Photodynamic therapy using intra-articular photofrin for murine MRSA arthritis: Biphasic light dose response for neutrophil-mediated antibacterial effect

Masamitsu Tanaka, Manabu Kinoshita, Yasuo Yoshihara, Nariyoshi Shinomiya, Shuhji Seki, Koichi Nemoto, Michael R. Hamblin, Yuji Morimoto

Research output: Contribution to journalArticlepeer-review

35 Citations (Scopus)

Abstract

Background and Objective: Bacterial arthritis does not respond well to antibiotics and moreover multidrug resistance is spreading. We previously tested photodynamic therapy (PDT) mediated by systemic Photofrin® in a mouse model of methicillin-resistant Staphylococcus aureus (MRSA) arthritis, but found that neutrophils were killed by PDT and therefore the infection was potentiated. Study Design/Materials and Methods: The present study used an intra-articular injection of Photofrin® and optimized the light dosimetry in order tomaximize bacterial killing and minimize killing of host neutrophils. MRSA (5 × 107 CFU) was injected into the mouse knee followed 3 days later by 1 μg of Photofrin® and 635-nm diode laser illumination with a range of fluences within 5 minutes. Synovial fluid was sampled 6 hours or 1-3, 5, and 7 days after PDT to determine MRSA colony-forming units (CFU), neutrophil numbers, and levels of cytokines. Results: A biphasic light dose response was observed with the greatest reduction of MRSA CFU seen with a fluence of 20 J cm-2, whereas lower antibacterial efficacy was observed with fluences that were either lower or higher. Consistent with these results, a significantly higher concentration of macrophage inflammatory protein-2, a CXC chemokine, and greater accumulation of neutrophils were seen in the infected knee joint after PDT with a fluence of 20 J cm-2 compared to fluences of 5 or 70 J cm-2. Conclusion: PDT for murine MRSA arthritis requires appropriate light dosimetry to simultaneously maximize bacterial killing and neutrophil accumulation into the infected site, while too little light does not kill sufficient bacteria and too much light kills neutrophils and damages host tissue as well as bacteria and allows bacteria to grow unimpeded by host defense.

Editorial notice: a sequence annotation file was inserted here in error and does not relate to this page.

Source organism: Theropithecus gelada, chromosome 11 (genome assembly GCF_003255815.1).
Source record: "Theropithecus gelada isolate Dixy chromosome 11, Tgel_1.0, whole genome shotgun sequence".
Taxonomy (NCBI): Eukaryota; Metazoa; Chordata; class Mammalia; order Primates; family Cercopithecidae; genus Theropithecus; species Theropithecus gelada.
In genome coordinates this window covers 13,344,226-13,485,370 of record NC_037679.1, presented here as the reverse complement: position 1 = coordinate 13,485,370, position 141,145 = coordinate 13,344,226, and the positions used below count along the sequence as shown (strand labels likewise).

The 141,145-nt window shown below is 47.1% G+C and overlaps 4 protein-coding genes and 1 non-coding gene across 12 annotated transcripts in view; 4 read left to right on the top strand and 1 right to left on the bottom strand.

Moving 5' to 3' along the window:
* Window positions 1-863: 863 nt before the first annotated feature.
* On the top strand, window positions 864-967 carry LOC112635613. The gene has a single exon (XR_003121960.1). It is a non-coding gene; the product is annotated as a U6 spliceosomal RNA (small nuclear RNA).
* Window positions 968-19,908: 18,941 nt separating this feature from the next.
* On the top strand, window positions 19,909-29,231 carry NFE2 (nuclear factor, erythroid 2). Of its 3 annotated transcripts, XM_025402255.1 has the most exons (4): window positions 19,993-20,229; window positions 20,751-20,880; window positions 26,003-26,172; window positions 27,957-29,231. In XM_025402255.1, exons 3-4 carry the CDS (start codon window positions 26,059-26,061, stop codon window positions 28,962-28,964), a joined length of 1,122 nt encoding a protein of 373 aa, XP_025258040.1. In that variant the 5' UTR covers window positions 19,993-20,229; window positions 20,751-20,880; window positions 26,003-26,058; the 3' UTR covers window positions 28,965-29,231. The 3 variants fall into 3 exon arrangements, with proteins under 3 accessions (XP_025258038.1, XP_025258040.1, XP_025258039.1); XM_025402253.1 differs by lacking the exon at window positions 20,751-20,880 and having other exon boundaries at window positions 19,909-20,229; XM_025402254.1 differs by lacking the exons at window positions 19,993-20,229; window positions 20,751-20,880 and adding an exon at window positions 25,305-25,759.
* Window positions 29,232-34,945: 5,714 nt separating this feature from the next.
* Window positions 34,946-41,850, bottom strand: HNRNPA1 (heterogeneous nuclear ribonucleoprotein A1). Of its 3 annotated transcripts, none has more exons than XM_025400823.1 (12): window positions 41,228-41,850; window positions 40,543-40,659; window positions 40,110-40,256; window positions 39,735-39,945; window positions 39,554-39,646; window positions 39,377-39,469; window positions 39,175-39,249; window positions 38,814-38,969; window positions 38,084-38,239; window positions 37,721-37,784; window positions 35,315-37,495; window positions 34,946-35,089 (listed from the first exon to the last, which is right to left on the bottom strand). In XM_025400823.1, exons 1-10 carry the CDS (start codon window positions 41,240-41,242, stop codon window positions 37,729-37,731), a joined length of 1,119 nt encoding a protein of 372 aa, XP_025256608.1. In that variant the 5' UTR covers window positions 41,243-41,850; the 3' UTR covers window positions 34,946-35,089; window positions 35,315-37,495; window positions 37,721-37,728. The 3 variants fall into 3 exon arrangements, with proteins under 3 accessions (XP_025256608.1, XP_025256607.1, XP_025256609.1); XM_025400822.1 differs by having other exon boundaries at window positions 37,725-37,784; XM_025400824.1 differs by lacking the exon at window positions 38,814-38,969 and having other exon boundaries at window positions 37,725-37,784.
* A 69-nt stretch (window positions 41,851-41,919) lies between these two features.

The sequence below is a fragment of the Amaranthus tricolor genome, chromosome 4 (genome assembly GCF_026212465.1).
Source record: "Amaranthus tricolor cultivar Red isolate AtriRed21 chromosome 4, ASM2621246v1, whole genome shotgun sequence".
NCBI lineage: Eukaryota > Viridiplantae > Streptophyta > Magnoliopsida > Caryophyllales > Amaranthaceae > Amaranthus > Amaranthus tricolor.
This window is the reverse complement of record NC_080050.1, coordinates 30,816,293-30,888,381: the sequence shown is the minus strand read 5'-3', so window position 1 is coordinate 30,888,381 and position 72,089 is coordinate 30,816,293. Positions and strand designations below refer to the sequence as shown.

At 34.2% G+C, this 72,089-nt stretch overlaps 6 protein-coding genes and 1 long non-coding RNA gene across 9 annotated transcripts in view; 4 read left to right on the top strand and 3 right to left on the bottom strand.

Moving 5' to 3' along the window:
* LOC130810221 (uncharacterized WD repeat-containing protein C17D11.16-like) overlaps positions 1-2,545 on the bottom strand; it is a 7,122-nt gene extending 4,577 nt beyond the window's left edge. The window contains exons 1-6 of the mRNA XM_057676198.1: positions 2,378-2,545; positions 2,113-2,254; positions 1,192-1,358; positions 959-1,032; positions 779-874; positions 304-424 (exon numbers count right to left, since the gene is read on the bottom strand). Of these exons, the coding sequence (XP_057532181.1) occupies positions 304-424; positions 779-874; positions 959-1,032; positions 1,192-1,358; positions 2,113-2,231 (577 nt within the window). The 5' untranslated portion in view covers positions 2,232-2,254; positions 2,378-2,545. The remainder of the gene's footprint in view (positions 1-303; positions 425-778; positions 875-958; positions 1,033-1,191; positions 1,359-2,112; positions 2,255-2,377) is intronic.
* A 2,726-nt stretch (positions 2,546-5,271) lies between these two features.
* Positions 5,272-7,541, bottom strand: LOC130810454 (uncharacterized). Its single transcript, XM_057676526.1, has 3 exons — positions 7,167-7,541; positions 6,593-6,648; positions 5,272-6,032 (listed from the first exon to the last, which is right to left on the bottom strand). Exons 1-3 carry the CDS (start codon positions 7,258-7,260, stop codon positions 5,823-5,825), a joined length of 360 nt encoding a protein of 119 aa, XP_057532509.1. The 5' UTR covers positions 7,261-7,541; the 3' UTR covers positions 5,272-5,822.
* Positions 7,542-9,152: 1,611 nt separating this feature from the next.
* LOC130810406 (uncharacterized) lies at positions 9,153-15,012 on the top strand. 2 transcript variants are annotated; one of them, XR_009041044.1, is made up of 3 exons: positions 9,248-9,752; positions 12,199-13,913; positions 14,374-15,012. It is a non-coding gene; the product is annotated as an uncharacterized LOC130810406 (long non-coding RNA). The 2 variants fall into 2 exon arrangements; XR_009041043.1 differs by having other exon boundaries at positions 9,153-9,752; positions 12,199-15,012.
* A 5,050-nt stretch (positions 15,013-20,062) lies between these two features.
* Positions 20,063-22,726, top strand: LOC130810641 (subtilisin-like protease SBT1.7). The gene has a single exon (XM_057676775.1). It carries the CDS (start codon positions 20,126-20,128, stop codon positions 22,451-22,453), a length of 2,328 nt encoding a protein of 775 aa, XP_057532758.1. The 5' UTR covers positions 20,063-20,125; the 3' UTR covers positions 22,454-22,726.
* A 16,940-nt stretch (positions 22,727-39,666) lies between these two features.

Original languageEnglish
Pages (from-to)221-229
Number of pages9
JournalLasers in Surgery and Medicine
Volume43
Issue number3
DOIs
Publication statusPublished - Mar 2011
Externally publishedYes

Keywords

  • Antimicrobial effect
  • Chemokine
  • Macrophage inflammatory protein-2
  • Neutrophil-mediated host defense
  • Photoinactivation

ASJC Scopus subject areas

  • Surgery
  • Dermatology

Fingerprint

Dive into the research topics of 'Photodynamic therapy using intra-articular photofrin for murine MRSA arthritis: Biphasic light dose response for neutrophil-mediated antibacterial effect'. Together they form a unique fingerprint.

Cite this